Hama bead wreath mini Christmas ornaments

Then all you need to do is to add a loop for hanging. I used red embroidery floss and used a needle to thread it through one of the Hama bead holes at the top. Even if you have ironed your project more than I have and the hole has started to close you should still be able to poke a needle through, or else you can just use glue or tape to attach the string. And you're done!

Hama bead mini wreath ornament tutorial

If you liked these Hama bead Christmas ornaments, then you might also like these Hama bead and ribbon baubles!

Hama bead and ribbon Christmas bauble ornaments

For more Hama bead Christmas crafts, take a look at my selection of Hama bead Christmas crafts for children.

Monday, 2 December 2019

The crafting projects that I'll be working on this Christmas

I love crafting at Christmas time. I'm an indoors sort of person anyway, and when it's cold and dark outside I'm always happy sitting somewhere warm with a craft project on the go. This Christmas I have a few things lined up that I want to work on, and hopefully I'll be able to get a few of them finished!

My current large project is my Persian Tiles crochet blanket which I received for Christmas a couple of years ago. I've been working on it in bursts and I'm doing really well with it - I only have three octagons, eleven triangles and the border to do. I've already sewn together the pieces that I've finished and it's looking really good, it's definitely given me the motivation to get on and get it completed.

Persian Tiles crochet blanket nearly finished

Then I have a few Christmas themed craft kits to work on. I bought this mini cross stitch kit from Hobbycraft last year. They quite often have some reasonably priced little cross stitch kits, usually cleverly displayed by the checkout so that you can't miss them as you enter or while you are queuing. It's a sweet little design, I might turn it into an ornament or small framed picture.

Hobbycraft mini Christmas cross stitch kit

I received these felt Christmas ornament kits to review earlier this year, and while I've finished the owl I still have the others to work on. They are quite quick and easy to complete and there is plenty of scope to experiment with different colours and stitches to make them unique.

Felt Christmas ornament kits

I definitely want to make gingerbread houses again this year. I've always got on well with making them (the trick is to use royal icing, and to make it nice and thick) and it's a lot of fun. They taste delicious too! For the last couple of years I've made two mini houses so that the children have one each to decorate, maybe this year I'll make one all to myself!

Selection of our gingerbread houses

And finally of course there is one Christmas crafting project which I'm really pleased to have completed well before Christmas - my Christmas ABC Sampler. I was always intending to have it finished ready for Christmas 2019, and right on schedule it's all framed and ready to be displayed proudly by the fireplace.

Christmas ABC cross stitch sampler

Will you be working on any crafting projects this Christmas?

Saturday, 30 November 2019

Review - Hidden Wonders and Wild in the City - two new kids books from Lonely Planet

I received a copy of these books to review. This post contains Amazon affiliate links.

Today I'm sharing a review of two wonderful new books from Lonely Planet - Hidden Wondersand Wild in the City. We are big fans of Lonely Planet books in this house and these two are great additions to our collection - they are both brilliant books for children to browse through and pick up all sorts of interesting and fun facts.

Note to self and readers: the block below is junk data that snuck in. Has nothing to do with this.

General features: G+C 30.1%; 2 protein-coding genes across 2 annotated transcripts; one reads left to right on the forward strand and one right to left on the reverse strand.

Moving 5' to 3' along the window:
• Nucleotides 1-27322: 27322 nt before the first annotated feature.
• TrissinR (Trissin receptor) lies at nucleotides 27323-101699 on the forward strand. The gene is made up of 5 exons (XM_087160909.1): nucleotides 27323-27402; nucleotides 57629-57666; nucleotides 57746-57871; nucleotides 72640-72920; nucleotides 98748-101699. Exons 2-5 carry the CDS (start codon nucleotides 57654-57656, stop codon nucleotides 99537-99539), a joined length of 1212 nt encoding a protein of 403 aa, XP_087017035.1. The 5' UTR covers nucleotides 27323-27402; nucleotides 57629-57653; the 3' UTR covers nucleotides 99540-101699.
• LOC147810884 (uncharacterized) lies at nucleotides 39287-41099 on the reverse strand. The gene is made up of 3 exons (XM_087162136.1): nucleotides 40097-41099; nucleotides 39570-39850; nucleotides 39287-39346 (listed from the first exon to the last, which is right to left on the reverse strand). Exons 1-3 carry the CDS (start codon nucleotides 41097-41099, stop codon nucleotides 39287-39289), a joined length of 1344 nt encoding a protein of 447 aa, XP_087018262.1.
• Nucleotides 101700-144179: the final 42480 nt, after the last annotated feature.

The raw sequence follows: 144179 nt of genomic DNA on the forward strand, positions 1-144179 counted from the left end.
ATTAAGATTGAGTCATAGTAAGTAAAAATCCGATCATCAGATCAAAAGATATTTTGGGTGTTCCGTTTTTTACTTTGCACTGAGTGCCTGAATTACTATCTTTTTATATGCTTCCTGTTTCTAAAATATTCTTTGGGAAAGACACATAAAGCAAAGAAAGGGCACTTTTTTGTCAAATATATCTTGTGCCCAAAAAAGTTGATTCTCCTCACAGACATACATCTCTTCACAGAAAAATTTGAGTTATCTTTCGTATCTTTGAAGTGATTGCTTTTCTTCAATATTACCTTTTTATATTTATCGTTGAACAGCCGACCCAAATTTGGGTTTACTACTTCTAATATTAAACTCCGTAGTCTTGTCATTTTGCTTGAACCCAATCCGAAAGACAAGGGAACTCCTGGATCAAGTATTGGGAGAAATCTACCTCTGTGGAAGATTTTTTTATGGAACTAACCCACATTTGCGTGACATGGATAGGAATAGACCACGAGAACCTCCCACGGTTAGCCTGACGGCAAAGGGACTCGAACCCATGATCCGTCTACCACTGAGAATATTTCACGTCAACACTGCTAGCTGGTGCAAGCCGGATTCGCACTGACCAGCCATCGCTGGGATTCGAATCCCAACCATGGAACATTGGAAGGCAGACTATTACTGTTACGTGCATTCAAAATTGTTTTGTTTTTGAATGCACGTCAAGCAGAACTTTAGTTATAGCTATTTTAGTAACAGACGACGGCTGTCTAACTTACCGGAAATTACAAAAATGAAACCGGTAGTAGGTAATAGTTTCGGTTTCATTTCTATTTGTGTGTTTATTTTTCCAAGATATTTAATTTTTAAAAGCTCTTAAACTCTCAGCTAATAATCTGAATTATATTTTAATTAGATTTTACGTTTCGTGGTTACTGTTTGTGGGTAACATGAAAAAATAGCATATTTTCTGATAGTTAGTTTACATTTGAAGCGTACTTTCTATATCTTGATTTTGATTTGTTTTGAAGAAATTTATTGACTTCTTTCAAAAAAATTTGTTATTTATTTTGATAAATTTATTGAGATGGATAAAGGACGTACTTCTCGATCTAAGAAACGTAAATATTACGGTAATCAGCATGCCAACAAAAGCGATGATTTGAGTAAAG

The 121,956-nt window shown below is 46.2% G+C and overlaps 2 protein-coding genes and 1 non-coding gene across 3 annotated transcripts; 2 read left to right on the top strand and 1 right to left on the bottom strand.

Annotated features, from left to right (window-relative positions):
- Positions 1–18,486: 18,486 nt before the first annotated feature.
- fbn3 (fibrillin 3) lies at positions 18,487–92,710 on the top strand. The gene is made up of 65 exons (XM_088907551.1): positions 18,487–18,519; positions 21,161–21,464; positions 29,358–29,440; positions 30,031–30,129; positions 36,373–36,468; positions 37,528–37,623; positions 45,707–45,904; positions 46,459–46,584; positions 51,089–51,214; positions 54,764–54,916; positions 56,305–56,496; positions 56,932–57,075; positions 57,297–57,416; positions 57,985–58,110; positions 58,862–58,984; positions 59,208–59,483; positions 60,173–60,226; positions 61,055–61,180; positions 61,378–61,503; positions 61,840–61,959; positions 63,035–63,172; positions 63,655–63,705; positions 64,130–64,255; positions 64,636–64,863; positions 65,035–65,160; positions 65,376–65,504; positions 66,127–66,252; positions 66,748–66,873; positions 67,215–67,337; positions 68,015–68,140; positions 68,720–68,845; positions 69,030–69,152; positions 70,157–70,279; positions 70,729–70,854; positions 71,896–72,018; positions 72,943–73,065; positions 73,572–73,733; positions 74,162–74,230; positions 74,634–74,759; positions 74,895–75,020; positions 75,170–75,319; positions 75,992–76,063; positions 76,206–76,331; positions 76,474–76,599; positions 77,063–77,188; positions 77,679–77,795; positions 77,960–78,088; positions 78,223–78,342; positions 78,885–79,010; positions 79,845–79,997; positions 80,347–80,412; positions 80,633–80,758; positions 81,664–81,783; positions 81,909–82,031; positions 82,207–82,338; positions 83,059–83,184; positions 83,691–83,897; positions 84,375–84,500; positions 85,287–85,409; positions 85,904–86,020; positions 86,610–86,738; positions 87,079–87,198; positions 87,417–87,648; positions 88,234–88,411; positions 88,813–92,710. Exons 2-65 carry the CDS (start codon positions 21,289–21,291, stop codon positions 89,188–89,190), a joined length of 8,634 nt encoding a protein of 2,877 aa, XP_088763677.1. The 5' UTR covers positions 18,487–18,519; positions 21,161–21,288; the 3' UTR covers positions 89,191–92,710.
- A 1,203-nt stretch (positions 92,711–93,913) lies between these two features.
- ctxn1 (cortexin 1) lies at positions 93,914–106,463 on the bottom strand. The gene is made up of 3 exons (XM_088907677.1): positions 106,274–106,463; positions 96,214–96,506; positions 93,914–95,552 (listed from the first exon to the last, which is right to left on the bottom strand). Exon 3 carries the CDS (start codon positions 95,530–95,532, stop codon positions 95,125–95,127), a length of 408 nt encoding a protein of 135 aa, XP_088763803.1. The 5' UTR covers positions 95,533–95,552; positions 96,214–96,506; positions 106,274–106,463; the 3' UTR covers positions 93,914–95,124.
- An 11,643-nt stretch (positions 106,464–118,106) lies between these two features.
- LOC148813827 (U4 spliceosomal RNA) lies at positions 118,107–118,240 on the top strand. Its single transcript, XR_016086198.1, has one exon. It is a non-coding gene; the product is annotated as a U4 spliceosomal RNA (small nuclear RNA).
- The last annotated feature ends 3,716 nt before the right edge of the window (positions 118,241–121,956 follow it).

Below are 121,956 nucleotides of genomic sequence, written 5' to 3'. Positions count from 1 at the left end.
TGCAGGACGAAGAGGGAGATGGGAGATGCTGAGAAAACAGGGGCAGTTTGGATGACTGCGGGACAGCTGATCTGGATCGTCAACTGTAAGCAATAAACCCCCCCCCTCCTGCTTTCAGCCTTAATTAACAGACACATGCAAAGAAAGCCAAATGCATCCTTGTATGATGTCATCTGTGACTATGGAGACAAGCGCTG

New books from Lonely Planet kids review

Hidden Wonders

Hidden Wonders brings together a collection of strange and wondrous places from all around the world, both natural and man-made. There are 150 delights to be discovered, like Hidden Beach which is only accessible through a water tunnel linking it to the Pacific Ocean, or Lake Hillier in Western Australia which is bright pink! Some are places that anyone can visit, but many of them are a little more difficult to get to.

Hidden Wonders from Lonely Planet Kids

This collection of the planet's wildest and weirdest places is divided into sections according to their lines of longitude, and each attraction has a dedicated page with such enticing photography and descriptions that you want to rush there and see it immediately. I'm fairly well travelled and almost all of these places were new to me - it's an amazing book to spark a desire for exploration and discovery!

Hidden Wonders book review inside

Wild in the City

Wild in the City shares the secret lives of more than 30 extraordinary creatures that share our cities. Although the city might seem an unlikely place for animals to thrive, there are a surprising number of animals that have learned to make the most of city life, whether they have recently moved in or have learned to adapt to their surroundings.

Wild in the City from Lonely Planet Kids

The book features animals from around the world, from the Red Foxes that we are used to seeing around where we live, to more intimidating creatures like the Reticulated Pythons that roam Jakarta or the Polar Bears that wander the town of Churchill in Canada. The book is beautifully illustrated, and is divided into sections that cover each type of animal, for example mammals, reptiles, bugs and birds.

Wild in the City book inside

There are several pages dedicated to each animal, along with information about how the animals survive in this environment and how they are affected by human activities and buildings. There are also tips for spotting them, and the signs to look for that point to their presence. The book includes lots of information as to how we can make sure that our cities are a home for both us and the local wildlife.

Children's books from Lonely Planet Kids

Both of these books would make a wonderful gift for a child this Christmas!
Related Posts Plugin for WordPress, Blogger...